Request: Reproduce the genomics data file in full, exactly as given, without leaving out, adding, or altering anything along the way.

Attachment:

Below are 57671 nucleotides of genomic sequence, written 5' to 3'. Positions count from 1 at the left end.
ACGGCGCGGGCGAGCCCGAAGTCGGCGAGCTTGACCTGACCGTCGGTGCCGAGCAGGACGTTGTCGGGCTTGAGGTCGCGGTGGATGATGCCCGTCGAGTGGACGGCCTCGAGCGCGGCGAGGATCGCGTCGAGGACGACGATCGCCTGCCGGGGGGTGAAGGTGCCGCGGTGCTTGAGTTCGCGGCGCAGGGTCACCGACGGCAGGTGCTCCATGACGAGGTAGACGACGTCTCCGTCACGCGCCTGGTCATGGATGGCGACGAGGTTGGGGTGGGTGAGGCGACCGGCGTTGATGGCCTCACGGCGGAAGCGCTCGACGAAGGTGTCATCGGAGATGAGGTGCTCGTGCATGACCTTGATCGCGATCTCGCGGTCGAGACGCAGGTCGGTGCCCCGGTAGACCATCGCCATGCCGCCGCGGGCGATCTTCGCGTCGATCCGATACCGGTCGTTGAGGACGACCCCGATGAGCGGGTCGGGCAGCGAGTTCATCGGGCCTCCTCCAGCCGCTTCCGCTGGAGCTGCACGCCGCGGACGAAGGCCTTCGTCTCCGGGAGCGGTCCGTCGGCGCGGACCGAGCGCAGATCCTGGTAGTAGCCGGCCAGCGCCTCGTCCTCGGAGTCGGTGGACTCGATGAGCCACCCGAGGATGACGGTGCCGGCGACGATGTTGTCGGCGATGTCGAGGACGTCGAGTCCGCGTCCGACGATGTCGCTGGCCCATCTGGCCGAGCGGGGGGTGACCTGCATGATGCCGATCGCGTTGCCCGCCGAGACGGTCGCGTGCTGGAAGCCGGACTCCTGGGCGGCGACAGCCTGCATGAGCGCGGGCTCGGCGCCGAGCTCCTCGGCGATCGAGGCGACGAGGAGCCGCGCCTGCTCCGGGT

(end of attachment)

Below are 57671 nucleotides of genomic sequence, written 5' to 3'. Positions count from 1 at the left end.
ACGGCGCGGGCGAGCCCGAAGTCGGCGAGCTTGACCTGACCGTCGGTGCCGAGCAGGACGTTGTCGGGCTTGAGGTCGCGGTGGATGATGCCCGTCGAGTGGACGGCCTCGAGCGCGGCGAGGATCGCGTCGAGGACGACGATCGCCTGCCGGGGGGTGAAGGTGCCGCGGTGCTTGAGTTCGCGGCGCAGGGTCACCGACGGCAGGTGCTCCATGACGAGGTAGACGACGTCTCCGTCACGCGCCTGGTCATGGATGGCGACGAGGTTGGGGTGGGTGAGGCGACCGGCGTTGATGGCCTCACGGCGGAAGCGCTCGACGAAGGTGTCATCGGAGATGAGGTGCTCGTGCATGACCTTGATCGCGATCTCGCGGTCGAGACGCAGGTCGGTGCCCCGGTAGACCATCGCCATGCCGCCGCGGGCGATCTTCGCGTCGATCCGATACCGGTCGTTGAGGACGACCCCGATGAGCGGGTCGGGCAGCGAGTTCATCGGGCCTCCTCCAGCCGCTTCCGCTGGAGCTGCACGCCGCGGACGAAGGCCTTCGTCTCCGGGAGCGGTCCGTCGGCGCGGACCGAGCGCAGATCCTGGTAGTAGCCGGCCAGCGCCTCGTCCTCGGAGTCGGTGGACTCGATGAGCCACCCGAGGATGACGGTGCCGGCGACGATGTTGTCGGCGATGTCGAGGACGTCGAGTCCGCGTCCGACGATGTCGCTGGCCCATCTGGCCGAGCGGGGGGTGACCTGCATGATGCCGATCGCGTTGCCCGCCGAGACGGTCGCGTGCTGGAAGCCGGACTCCTGGGCGGCGACAGCCTGCATGAGCGCGGGCTCGGCGCCGAGCTCCTCGGCGATCGAGGCGACGAGGAGCCGCGCCTGCTCCGGGT